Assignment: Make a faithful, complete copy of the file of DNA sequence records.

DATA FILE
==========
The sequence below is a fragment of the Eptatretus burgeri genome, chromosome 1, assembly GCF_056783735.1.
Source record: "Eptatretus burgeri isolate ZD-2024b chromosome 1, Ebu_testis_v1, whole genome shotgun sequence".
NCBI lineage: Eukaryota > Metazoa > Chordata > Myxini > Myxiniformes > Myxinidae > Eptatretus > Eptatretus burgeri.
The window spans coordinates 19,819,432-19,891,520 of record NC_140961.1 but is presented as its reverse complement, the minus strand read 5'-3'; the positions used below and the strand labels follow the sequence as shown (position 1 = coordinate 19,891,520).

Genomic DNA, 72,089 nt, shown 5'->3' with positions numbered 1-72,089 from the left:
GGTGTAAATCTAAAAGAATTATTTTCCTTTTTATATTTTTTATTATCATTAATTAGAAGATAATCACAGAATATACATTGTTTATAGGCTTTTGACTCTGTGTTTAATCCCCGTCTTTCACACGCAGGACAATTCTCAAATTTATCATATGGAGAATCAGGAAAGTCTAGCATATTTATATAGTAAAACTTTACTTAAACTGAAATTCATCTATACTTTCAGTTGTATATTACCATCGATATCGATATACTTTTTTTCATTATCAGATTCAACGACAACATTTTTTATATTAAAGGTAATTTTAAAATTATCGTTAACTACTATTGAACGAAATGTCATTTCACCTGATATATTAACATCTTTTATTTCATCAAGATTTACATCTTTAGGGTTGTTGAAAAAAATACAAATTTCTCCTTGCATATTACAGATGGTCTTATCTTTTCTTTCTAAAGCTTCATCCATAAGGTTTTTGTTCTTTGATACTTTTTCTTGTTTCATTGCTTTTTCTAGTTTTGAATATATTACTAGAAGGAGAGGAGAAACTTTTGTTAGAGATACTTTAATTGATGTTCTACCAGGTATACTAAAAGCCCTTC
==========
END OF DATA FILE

The sequence below is a fragment of the Eptatretus burgeri genome, chromosome 1, assembly GCF_056783735.1.
Source record: "Eptatretus burgeri isolate ZD-2024b chromosome 1, Ebu_testis_v1, whole genome shotgun sequence".
NCBI lineage: Eukaryota > Metazoa > Chordata > Myxini > Myxiniformes > Myxinidae > Eptatretus > Eptatretus burgeri.
The window spans coordinates 19,819,432-19,891,520 of record NC_140961.1 but is presented as its reverse complement, the minus strand read 5'-3'; the positions used below and the strand labels follow the sequence as shown (position 1 = coordinate 19,891,520).

Genomic DNA, 72,089 nt, shown 5'->3' with positions numbered 1-72,089 from the left:
GGTGTAAATCTAAAAGAATTATTTTCCTTTTTATATTTTTTATTATCATTAATTAGAAGATAATCACAGAATATACATTGTTTATAGGCTTTTGACTCTGTGTTTAATCCCCGTCTTTCACACGCAGGACAATTCTCAAATTTATCATATGGAGAATCAGGAAAGTCTAGCATATTTATATAGTAAAACTTTACTTAAACTGAAATTCATCTATACTTTCAGTTGTATATTACCATCGATATCGATATACTTTTTTTCATTATCAGATTCAACGACAACATTTTTTATATTAAAGGTAATTTTAAAATTATCGTTAACTACTATTGAACGAAATGTCATTTCACCTGATATATTAACATCTTTTATTTCATCAAGATTTACATCTTTAGGGTTGTTGAAAAAAATACAAATTTCTCCTTGCATATTACAGATGGTCTTATCTTTTCTTTCTAAAGCTTCATCCATAAGGTTTTTGTTCTTTGATACTTTTTCTTGTTTCATTGCTTTTTCTAGTTTTGAATATATTACTAGAAGGAGAGGAGAAACTTTTGTTAGAGATACTTTAATTGATGTTCTACCAGGTATACTAAAAGCCCTTC